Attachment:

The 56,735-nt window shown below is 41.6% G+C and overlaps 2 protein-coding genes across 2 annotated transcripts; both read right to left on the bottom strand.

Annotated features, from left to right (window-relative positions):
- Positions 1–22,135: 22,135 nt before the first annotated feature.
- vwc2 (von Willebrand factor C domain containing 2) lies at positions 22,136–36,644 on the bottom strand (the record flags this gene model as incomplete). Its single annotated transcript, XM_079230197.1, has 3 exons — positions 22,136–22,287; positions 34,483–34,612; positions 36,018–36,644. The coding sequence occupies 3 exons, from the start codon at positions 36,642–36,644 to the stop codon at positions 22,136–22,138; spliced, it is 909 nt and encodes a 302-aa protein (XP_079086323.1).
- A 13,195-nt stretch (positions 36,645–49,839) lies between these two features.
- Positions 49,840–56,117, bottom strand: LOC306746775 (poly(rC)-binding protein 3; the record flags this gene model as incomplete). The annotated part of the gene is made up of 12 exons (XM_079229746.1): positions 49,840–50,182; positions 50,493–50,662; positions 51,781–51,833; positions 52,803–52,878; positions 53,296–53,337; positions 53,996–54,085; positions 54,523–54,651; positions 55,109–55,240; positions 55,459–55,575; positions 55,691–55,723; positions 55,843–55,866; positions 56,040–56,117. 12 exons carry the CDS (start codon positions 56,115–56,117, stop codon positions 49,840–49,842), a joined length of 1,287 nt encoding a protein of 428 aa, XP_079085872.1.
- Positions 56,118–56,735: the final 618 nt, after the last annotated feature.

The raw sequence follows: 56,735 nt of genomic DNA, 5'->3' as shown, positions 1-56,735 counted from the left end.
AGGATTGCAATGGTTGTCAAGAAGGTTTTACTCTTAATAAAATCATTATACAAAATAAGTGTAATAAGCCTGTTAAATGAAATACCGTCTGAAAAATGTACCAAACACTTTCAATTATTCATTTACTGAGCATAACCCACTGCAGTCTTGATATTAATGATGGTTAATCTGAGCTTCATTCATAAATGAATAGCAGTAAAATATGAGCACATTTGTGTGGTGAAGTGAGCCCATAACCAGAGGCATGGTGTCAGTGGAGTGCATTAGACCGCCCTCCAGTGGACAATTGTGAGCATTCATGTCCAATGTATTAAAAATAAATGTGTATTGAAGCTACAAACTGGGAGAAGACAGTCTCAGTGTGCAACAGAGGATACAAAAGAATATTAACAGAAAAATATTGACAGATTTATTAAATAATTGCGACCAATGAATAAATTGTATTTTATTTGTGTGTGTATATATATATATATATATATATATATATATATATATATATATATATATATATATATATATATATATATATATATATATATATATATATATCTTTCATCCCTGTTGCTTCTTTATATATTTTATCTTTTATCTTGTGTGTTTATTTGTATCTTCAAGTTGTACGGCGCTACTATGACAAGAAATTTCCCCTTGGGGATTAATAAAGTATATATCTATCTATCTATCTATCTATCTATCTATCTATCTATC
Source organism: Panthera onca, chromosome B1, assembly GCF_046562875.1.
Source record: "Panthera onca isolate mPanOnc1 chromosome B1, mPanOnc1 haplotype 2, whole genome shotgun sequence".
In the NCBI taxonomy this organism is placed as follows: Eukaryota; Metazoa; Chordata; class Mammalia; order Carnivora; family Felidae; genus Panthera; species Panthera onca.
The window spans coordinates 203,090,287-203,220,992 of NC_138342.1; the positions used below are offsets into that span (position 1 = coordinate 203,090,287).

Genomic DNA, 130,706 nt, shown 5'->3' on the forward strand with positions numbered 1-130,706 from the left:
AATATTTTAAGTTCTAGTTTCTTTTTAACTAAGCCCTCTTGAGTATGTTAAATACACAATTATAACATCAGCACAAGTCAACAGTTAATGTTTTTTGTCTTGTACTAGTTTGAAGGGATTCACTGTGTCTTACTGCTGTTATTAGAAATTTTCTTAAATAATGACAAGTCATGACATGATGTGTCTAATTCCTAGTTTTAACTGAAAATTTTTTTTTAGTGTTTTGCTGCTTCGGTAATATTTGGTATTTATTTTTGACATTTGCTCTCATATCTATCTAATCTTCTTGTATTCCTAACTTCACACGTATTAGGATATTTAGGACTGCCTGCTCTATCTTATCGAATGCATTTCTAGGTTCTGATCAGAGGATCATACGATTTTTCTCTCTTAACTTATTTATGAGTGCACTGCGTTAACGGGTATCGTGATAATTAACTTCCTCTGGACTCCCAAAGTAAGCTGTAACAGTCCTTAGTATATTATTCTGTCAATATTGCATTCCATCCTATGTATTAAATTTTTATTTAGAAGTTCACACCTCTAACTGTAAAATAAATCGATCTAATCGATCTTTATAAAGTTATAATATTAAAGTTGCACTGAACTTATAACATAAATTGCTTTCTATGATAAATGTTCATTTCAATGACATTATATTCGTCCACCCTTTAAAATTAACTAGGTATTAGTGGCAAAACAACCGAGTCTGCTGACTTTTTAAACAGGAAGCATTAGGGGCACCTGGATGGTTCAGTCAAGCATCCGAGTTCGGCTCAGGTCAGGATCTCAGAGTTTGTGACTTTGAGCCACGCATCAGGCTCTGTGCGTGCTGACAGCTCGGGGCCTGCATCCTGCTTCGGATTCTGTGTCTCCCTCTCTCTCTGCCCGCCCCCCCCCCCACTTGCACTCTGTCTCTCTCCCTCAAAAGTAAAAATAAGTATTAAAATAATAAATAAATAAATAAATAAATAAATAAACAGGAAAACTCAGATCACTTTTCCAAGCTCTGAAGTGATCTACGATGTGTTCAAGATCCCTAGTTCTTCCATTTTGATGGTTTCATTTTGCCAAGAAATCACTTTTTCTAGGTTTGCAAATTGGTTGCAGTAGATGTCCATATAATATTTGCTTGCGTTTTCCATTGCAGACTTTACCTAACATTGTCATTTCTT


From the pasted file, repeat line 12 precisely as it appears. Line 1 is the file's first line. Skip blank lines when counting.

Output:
In the NCBI taxonomy this organism is placed as follows: Eukaryota; Metazoa; Chordata; class Mammalia; order Carnivora; family Felidae; genus Panthera; species Panthera onca.